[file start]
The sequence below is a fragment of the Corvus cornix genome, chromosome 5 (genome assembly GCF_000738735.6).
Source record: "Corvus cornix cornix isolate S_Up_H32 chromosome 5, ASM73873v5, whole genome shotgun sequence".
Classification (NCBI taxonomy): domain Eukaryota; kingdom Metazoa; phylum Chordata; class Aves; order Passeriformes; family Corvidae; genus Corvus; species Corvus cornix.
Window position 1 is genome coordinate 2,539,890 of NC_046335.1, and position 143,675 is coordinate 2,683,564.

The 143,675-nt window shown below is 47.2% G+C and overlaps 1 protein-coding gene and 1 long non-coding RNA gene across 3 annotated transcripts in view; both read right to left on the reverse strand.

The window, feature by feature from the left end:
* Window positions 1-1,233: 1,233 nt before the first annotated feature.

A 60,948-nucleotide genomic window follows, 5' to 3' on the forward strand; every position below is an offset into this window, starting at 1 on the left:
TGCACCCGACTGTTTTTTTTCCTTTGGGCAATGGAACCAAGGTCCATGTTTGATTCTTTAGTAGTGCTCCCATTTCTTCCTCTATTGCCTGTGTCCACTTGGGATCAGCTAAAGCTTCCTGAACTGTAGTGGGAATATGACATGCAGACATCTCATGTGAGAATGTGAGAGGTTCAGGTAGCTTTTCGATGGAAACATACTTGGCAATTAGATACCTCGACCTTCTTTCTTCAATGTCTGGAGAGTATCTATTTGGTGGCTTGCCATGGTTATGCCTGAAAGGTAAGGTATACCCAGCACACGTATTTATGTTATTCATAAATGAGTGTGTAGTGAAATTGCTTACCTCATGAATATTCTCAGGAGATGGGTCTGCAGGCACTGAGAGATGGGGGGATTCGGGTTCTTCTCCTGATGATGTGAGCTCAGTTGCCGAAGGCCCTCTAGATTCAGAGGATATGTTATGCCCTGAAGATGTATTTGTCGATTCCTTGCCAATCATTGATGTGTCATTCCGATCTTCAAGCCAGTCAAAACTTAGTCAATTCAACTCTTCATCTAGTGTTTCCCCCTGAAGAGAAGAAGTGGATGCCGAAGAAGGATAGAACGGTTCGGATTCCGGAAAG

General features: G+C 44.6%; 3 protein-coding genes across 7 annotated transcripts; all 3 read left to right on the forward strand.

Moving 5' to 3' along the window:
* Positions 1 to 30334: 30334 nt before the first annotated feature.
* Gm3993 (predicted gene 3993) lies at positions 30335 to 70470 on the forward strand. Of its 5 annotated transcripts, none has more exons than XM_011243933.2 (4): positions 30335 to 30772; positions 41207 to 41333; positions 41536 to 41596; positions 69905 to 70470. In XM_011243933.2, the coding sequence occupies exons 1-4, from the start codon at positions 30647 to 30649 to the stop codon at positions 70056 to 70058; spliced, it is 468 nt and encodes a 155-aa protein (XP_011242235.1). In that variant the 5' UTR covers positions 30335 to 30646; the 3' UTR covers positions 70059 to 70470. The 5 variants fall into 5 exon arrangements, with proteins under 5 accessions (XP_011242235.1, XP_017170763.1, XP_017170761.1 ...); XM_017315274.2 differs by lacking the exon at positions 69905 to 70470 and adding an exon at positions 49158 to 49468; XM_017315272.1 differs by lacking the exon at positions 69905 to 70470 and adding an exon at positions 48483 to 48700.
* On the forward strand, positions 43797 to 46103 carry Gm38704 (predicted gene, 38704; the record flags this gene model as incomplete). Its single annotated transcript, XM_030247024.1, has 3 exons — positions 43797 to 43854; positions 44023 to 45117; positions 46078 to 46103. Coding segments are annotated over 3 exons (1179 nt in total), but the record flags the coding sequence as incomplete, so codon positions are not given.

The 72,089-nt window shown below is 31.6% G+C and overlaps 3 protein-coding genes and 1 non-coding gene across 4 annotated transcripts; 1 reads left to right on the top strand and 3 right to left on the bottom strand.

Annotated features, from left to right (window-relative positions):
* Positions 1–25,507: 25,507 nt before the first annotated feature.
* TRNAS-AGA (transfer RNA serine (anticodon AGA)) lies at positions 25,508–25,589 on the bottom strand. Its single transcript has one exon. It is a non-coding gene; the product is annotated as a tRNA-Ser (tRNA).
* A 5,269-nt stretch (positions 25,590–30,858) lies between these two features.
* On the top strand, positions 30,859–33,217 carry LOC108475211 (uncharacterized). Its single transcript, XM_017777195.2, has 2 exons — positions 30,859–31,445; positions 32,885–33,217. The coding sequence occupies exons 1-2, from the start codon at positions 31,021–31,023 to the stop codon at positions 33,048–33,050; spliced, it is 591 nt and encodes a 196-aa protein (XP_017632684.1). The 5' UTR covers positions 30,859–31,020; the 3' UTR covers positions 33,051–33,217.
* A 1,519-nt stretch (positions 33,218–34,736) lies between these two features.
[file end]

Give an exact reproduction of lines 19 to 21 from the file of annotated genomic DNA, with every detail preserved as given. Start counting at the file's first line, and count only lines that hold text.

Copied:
* A 5,269-nt stretch (positions 25,590–30,858) lies between these two features.
* On the top strand, positions 30,859–33,217 carry LOC108475211 (uncharacterized). Its single transcript, XM_017777195.2, has 2 exons — positions 30,859–31,445; positions 32,885–33,217. The coding sequence occupies exons 1-2, from the start codon at positions 31,021–31,023 to the stop codon at positions 33,048–33,050; spliced, it is 591 nt and encodes a 196-aa protein (XP_017632684.1). The 5' UTR covers positions 30,859–31,020; the 3' UTR covers positions 33,051–33,217.
* A 1,519-nt stretch (positions 33,218–34,736) lies between these two features.